BrainFacts.org Spotlight: Researchers Studying the Neural Basis of Movement Receive 2022 Brain Prize
This article originally appeared on BrainFacts.org.
Three scientists who study the neural basis of movement are the recipients of the 2022 Brain Prize, announced via video on March 3. The $1.5 million prize, awarded annually by the Lundbeck Foundation, recognized the contributions of neuroscientists Sylvia Arber, Martyn Goulding, and Ole Kiehn. Their research has identified the cells and circuits in the spinal cord and brainstem that make all kinds of movement possible.
BrainFacts.org spoke with Arber and Kiehn about their work and the neuroscience of movement.
Why study movement?
Movement is essential for almost everything we do. “This is how we communicate with each other. “This is how we interact with our environment,” says Kiehn, a professor at the University of Copenhagen in Denmark. Studying movement seemed like “a good platform to understand how the brain works,” he says.
And, when it comes to lab animals, all the behaviors that scientists can measure — from freezing in fear to navigating a maze — are movement. “Because animals can’t talk to you,” says Arber, a professor at the University of Basel in Switzerland. “They can’t tell you that they feel scared or that they don’t remember where the tasty treat in maze is.”
How does the nervous system control movement?
Movement’s centrality in our daily lives belies its complexity. Scientists have a basic understanding of how it works, Kiehn says. “The general idea is that the planning of movement starts in cortical areas [of the brain].” The cortex then sends signals to the basal ganglia and brainstem to start or adjust movement, passing the messages to the spinal cord and finally to the motor neurons controlling individual muscles.“There can be 10 synapses or more in between an intention generated somewhere in your forebrain and the actual movement.”
“There can be 10 synapses or more in between an intention generated somewhere in your forebrain and the actual movement,” Arber says. What’s more, factors like mood, hunger, and sensing what’s going on around you can modify the messages the cortex sends – making it harder for scientists to discern the precise brain computations driving movement.
For that reason, she and her co-winners decided to tackle the problem from the bottom and work to the top, starting with the spinal cord. Even there, things get complicated quickly. “Most people think about [the spinal cord] as a cable that comes down from the brain and just connect to a muscle,” Kiehn says. But the spinal cord contains tens of millions of neurons arranged in circuits that can operate almost independently of the brain. For instance, your brain doesn’t tell your spinal cord ‘left foot, right foot, left foot, right foot,’ Kiehn says — the circuits in the spinal cord take care of that.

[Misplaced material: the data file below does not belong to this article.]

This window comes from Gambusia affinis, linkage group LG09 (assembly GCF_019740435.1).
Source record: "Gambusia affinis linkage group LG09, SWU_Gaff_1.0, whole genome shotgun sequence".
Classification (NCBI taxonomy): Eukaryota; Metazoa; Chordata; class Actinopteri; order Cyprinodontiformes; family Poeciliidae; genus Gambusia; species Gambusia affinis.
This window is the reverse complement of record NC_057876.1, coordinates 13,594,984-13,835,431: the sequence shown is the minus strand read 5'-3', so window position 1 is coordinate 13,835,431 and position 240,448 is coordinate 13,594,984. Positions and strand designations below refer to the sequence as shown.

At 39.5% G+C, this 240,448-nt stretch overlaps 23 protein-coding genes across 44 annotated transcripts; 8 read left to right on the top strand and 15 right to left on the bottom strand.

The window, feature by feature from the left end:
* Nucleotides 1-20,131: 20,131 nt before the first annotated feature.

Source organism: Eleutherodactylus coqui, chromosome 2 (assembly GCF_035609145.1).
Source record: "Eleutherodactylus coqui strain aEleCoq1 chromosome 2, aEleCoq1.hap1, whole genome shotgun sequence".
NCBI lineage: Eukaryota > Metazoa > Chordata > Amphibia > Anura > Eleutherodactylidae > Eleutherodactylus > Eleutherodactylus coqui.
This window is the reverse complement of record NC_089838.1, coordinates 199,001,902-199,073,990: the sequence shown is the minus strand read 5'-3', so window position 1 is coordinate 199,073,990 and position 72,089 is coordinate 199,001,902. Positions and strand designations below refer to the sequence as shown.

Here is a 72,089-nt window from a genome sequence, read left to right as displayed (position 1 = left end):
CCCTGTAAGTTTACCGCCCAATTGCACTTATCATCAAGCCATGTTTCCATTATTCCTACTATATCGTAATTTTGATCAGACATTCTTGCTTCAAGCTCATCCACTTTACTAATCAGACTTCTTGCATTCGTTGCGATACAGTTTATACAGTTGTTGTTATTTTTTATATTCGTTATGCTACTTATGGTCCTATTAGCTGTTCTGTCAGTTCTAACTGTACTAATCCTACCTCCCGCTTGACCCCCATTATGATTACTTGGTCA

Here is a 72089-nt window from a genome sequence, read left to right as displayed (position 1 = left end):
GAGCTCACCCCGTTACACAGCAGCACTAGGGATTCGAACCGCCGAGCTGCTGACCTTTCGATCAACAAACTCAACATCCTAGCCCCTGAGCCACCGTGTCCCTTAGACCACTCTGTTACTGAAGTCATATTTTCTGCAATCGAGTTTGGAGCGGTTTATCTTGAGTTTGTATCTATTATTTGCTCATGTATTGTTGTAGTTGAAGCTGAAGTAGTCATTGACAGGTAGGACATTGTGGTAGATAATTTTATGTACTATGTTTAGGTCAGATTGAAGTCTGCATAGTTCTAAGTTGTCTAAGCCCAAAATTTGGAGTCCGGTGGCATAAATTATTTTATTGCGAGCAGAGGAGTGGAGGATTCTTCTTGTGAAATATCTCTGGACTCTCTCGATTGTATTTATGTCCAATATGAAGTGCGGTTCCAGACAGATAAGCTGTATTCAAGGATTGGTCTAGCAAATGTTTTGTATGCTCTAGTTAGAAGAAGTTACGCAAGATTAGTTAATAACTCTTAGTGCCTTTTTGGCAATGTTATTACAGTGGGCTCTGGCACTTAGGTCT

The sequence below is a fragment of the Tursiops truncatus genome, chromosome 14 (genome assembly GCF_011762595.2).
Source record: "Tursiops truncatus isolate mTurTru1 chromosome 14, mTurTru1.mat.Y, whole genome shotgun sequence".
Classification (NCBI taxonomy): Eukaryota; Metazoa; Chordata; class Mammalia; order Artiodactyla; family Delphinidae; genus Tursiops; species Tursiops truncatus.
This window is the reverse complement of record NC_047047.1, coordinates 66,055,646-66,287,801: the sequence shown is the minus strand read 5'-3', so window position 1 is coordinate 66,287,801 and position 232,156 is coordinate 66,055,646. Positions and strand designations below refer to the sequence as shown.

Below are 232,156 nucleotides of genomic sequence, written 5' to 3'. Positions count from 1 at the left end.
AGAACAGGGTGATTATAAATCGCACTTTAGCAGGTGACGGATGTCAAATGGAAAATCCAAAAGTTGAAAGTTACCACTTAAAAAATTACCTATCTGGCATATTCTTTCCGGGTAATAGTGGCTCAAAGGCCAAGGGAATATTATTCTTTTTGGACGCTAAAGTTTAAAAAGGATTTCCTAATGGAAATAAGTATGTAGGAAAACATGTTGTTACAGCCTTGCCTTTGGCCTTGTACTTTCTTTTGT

In his early research, Goulding, a professor at the Salk Institute in La Jolla, California, examined the genetic programming that directed neurons in the spinal cord to differentiate into several types of cells. “Development sets the stage for adult function,” Arber says.
Identifying molecular markers that determined a cell’s fate made it possible to label the cells with fluorescent proteins and differentiate them from one another. It also helped scientists figure out what the cells were doing. By killing discrete populations of cells or preventing them from transmitting messages, they could deduce their function. “Here comes the beauty of the motor system, that you can directly observe that,” Kiehn says. “You see that this is the outcome of removing those cells.” Using this approach, Goulding and Kiehn identified neurons in the spinal cord that control the rhythms of locomotion, such as alternating between the left and right sides of the body and between activations of extensor and flexor muscles.“There are regions that are only harboring neurons that talk to the arms and neurons that talk almost only to the legs and other neurons that talk to both of them.”
Arber and Kiehn have worked up to the brainstem, identifying populations of neurons responsible for initiating and stopping locomotion and others that determine speed and direction. Arber’s approach takes advantage of an inactivated form of the rabies virus in which a key gene is swapped out for a fluorescent marker protein. When a neuron — say, a motor neuron in a mouse’s hindlimb — is infected with the modified virus, it passes it up the neural chain of command until it reaches the brainstem. This led to Arber’s discovery of discrete populations of neurons in the brainstem controlling the limbs. “There are regions that are only harboring neurons that talk to the arms and neurons that talk almost only to the legs and other neurons that talk to both of them,” she says.
What are the health implications of your research?
Arber’s and Kiehn’s mapping of brainstem circuits could help us better understand and treat disorders like Parkinson’s disease. People with Parkinson’s disease struggle to initiate movement and develop a slow, shuffling gait because the disease destroys dopamine neurons in the basal ganglia. Kiehn and his team recently reported that stimulating a select group of neurons in the brainstem restored locomotion in a mouse model of the disease. The “experiment really points towards specific areas” that could be used in deep brain stimulation, Kiehn says, referring to a therapy where electrodes deliver electrical stimulation to crucial brain regions to restore neural activity and alleviate motor symptoms.